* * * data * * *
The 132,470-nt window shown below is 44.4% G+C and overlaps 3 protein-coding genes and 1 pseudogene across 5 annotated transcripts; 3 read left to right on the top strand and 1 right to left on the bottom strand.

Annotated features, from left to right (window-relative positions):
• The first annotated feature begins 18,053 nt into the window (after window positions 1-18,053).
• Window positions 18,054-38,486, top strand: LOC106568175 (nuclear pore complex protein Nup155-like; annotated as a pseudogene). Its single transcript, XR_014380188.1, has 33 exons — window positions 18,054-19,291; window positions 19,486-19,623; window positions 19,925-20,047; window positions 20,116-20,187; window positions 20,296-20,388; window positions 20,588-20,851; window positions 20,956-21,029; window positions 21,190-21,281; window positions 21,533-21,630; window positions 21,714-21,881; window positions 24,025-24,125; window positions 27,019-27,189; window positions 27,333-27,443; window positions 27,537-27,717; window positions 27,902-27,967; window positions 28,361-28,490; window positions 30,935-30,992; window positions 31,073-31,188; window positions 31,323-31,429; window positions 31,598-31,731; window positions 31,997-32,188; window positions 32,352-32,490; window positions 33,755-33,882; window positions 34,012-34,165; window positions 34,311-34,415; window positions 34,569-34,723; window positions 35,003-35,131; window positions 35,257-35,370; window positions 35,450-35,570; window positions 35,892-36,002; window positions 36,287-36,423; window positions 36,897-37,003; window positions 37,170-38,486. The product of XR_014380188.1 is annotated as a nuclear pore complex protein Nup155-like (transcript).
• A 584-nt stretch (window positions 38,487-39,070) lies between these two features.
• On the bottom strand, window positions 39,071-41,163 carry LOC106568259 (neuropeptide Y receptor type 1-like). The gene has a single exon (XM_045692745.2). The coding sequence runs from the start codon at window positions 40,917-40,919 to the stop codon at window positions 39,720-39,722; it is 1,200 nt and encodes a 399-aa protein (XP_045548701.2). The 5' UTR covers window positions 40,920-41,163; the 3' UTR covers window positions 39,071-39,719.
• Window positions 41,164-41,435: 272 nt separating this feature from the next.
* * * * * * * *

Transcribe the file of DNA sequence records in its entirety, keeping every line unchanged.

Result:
The 132,470-nt window shown below is 44.4% G+C and overlaps 3 protein-coding genes and 1 pseudogene across 5 annotated transcripts; 3 read left to right on the top strand and 1 right to left on the bottom strand.

Annotated features, from left to right (window-relative positions):
• The first annotated feature begins 18,053 nt into the window (after window positions 1-18,053).
• Window positions 18,054-38,486, top strand: LOC106568175 (nuclear pore complex protein Nup155-like; annotated as a pseudogene). Its single transcript, XR_014380188.1, has 33 exons — window positions 18,054-19,291; window positions 19,486-19,623; window positions 19,925-20,047; window positions 20,116-20,187; window positions 20,296-20,388; window positions 20,588-20,851; window positions 20,956-21,029; window positions 21,190-21,281; window positions 21,533-21,630; window positions 21,714-21,881; window positions 24,025-24,125; window positions 27,019-27,189; window positions 27,333-27,443; window positions 27,537-27,717; window positions 27,902-27,967; window positions 28,361-28,490; window positions 30,935-30,992; window positions 31,073-31,188; window positions 31,323-31,429; window positions 31,598-31,731; window positions 31,997-32,188; window positions 32,352-32,490; window positions 33,755-33,882; window positions 34,012-34,165; window positions 34,311-34,415; window positions 34,569-34,723; window positions 35,003-35,131; window positions 35,257-35,370; window positions 35,450-35,570; window positions 35,892-36,002; window positions 36,287-36,423; window positions 36,897-37,003; window positions 37,170-38,486. The product of XR_014380188.1 is annotated as a nuclear pore complex protein Nup155-like (transcript).
• A 584-nt stretch (window positions 38,487-39,070) lies between these two features.
• On the bottom strand, window positions 39,071-41,163 carry LOC106568259 (neuropeptide Y receptor type 1-like). The gene has a single exon (XM_045692745.2). The coding sequence runs from the start codon at window positions 40,917-40,919 to the stop codon at window positions 39,720-39,722; it is 1,200 nt and encodes a 399-aa protein (XP_045548701.2). The 5' UTR covers window positions 40,920-41,163; the 3' UTR covers window positions 39,071-39,719.
• Window positions 41,164-41,435: 272 nt separating this feature from the next.